And then we are told of some people who looked around when they were commanded not to look around. “Look not around thee” (Isaiah 41:10, margin). I think that is what Peter did. When he was beginning to walk on the water he took his eyes off the Lord and looked around and he went down (Matthew 14:28-31). His eyes changed their direction and he began to look around. “WHEN HE SAW the wind” (verse 30). That is what Israel did when the spies went out and came back with their wrong report. They looked around – walled cities, giants, all kinds of difficulties. They looked around, they got their eyes off the Lord. Only two of them kept their eyes in the right direction and they went through eventually to the end. “Look not around”. That is, do not allow circumstances so to lay hold of your vision and to fasten upon your outlook that they control your movement. “Let thine eyes look right on” – not around.
The Too-Near Look
Then there were some people to whom Paul spoke: he told them that their look was much too near. He said, ‘You only see what is immediately before your eyes, your vision is merely of things near you, these are the things that influence you’. Too short a range of vision leads to your life becoming smaller than the Lord would have it; you become far too easily satisfied and contented in the realm of the things of the Lord; you have a small, narrow horizon – you are not looking right on. Things near – that may apply in different ways. The things that are near are always the things that are most likely to upset us, to limit us, to disconcert us. We do become so occupied with the thing that is nearest. When we are right up against a situation and something is right up against us, we are in such danger of thinking that is all, that is everything, that we forget we have negotiated many such an obstacle before which we thought was going to be the end of everything for us. We learn our lesson so slowly. Here is another thing right at hand, right before our eyes; another mountain, another hedge, another real difficulty; and again we think – ‘This is going to spoil everything, this is going to be the end of everything’. All we see is the thing near at hand.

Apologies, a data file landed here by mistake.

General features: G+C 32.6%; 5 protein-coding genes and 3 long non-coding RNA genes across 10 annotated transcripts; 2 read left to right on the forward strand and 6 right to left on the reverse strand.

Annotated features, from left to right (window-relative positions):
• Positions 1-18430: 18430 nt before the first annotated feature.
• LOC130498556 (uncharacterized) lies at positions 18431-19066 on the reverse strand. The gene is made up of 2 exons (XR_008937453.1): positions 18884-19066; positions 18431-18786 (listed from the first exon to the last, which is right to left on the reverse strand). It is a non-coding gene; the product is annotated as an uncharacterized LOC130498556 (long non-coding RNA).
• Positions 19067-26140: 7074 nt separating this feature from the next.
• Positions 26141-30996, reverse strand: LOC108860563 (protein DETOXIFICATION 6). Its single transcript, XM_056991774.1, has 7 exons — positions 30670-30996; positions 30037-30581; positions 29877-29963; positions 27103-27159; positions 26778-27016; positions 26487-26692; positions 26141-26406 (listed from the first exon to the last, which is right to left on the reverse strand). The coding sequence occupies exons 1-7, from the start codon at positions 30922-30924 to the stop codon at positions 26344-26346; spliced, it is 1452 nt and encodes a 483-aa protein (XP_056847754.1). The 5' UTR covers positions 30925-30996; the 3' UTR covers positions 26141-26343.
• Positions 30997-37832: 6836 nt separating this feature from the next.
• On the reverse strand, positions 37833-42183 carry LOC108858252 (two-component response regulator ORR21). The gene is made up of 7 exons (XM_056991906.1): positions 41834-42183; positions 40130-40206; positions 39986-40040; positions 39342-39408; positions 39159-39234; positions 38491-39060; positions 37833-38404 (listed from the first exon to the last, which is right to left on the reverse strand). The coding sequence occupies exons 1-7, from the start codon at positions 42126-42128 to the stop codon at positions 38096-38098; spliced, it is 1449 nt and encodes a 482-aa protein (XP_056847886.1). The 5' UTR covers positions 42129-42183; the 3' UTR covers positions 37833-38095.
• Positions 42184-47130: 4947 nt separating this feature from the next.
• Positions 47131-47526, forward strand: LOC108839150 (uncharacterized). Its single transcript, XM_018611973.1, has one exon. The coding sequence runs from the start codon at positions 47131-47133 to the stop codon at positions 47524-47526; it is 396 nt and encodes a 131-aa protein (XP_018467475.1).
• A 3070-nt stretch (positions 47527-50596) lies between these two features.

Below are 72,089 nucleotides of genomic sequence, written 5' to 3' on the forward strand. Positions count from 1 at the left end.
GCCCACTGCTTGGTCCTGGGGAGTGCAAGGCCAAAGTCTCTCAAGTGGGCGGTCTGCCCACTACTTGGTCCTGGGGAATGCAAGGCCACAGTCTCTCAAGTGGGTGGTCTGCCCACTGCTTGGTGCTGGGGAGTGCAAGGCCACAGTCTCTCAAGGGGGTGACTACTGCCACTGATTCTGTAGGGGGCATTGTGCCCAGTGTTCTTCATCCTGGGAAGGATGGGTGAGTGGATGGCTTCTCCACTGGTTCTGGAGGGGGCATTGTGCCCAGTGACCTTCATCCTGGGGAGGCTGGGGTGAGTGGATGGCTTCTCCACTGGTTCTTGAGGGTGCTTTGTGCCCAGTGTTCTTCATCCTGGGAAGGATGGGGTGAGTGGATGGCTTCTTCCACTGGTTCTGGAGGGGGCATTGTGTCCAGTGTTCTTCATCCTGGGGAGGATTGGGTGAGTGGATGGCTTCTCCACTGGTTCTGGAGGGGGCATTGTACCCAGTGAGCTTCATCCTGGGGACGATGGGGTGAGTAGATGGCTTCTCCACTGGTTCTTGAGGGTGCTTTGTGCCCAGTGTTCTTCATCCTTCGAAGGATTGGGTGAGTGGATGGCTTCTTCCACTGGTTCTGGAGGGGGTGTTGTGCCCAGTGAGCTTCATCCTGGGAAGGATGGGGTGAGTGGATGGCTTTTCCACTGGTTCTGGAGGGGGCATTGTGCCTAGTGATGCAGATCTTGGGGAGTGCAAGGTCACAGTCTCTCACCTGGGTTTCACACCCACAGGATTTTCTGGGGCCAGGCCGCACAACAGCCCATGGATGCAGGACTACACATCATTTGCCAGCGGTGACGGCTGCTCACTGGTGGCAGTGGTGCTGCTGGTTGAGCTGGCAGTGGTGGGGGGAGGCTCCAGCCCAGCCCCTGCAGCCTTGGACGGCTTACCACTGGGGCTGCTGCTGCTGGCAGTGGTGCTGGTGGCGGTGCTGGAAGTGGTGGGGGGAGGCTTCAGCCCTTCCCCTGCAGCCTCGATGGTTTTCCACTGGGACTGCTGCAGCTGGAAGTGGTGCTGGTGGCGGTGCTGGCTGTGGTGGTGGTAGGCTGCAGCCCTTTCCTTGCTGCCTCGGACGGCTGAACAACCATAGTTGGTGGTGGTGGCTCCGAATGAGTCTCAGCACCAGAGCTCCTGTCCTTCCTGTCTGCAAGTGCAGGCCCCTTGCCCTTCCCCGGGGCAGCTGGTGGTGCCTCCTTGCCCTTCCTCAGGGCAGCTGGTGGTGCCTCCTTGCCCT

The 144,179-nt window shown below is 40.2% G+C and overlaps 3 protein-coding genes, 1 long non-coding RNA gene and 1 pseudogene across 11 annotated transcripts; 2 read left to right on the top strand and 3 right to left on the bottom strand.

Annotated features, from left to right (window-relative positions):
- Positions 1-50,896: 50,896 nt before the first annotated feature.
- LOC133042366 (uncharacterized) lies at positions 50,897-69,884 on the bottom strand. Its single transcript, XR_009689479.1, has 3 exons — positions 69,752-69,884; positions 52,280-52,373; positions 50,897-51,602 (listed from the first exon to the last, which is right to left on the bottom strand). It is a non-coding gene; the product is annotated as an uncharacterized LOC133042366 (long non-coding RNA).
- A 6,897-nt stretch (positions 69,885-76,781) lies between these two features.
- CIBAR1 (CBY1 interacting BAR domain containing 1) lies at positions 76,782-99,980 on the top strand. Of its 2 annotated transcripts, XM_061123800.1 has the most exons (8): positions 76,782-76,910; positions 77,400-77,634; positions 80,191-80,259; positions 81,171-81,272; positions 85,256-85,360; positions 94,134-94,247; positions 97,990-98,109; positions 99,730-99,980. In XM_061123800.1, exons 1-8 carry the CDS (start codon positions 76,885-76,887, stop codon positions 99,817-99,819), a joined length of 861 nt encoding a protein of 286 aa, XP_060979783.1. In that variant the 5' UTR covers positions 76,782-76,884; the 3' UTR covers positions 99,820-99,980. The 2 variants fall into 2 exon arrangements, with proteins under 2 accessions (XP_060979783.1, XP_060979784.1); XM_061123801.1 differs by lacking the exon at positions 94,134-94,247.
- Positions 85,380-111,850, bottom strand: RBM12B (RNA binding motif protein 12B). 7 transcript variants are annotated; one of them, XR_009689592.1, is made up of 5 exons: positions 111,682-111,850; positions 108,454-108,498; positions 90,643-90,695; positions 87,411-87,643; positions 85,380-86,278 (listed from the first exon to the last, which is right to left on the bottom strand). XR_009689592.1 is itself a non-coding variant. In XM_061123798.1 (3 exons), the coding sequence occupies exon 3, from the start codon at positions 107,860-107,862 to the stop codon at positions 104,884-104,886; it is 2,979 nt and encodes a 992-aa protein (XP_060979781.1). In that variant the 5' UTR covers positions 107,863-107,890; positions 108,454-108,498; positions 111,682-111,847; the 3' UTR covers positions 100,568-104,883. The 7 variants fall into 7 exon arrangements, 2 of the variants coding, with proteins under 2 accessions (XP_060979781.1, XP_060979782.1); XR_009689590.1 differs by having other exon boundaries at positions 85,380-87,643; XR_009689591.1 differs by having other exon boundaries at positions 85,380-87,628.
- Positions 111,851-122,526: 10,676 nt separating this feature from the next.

But to look right on means surely to say this – ‘Yes, this is a difficulty, but there is another side to it, it is not going to be the end’. It is one of the things that is included in ‘laying aside every weight and the sin which doth so easily beset’. What is “the sin which doth so easily beset”? It is this, that the big difficulty of today blots out tomorrow, seems to get right in the way of any future at all. That is the easily besetting sin. Do not have too near a view, do not have too small an horizon. “Let thine eyes look right on”. There is something very much more than the difficulty of the day, the very present thing, the near thing. The Lord will teach us as we go on that we can reckon on very much more than the things which are up against us now. We shall go on and leave them behind. Do not let us take them as the limit. Whatever they are, they are not the end.
The Selfish Look
Again the Apostle said, speaking to some believers, “…not looking each of you to his own things, but each of you also to the things of others” (Phil. 2:4). What did he mean by that? Here, surely, is the selfish look. I think perhaps he meant this, amongst other things: ‘Do not be always affected in your lives by how things touch you, whether you stand to gain or lose by this or that; do not all the time be looking at everything in the light of how it affects you’. “Not looking each of you to his own things”. That is the wrong kind of looking, the wrong direction. It will limit us, and make us small and self-centred.
The Inward Look
And how much the Apostle had to write about another kind of looking, the inward look. A very great deal of his writing was with the object of getting people to stop looking inside. I think there is nothing more calculated to arrest progress than looking inside. What are we looking for inside, at any rate? Well, of course, we are looking to find something that will satisfy the Lord and give us encouragement, make us feel good, and we never find it. There is nothing more discouraging than this looking inside. It is the wrong kind of looking.
THE SALVATION OF LOOKING UNTO JESUS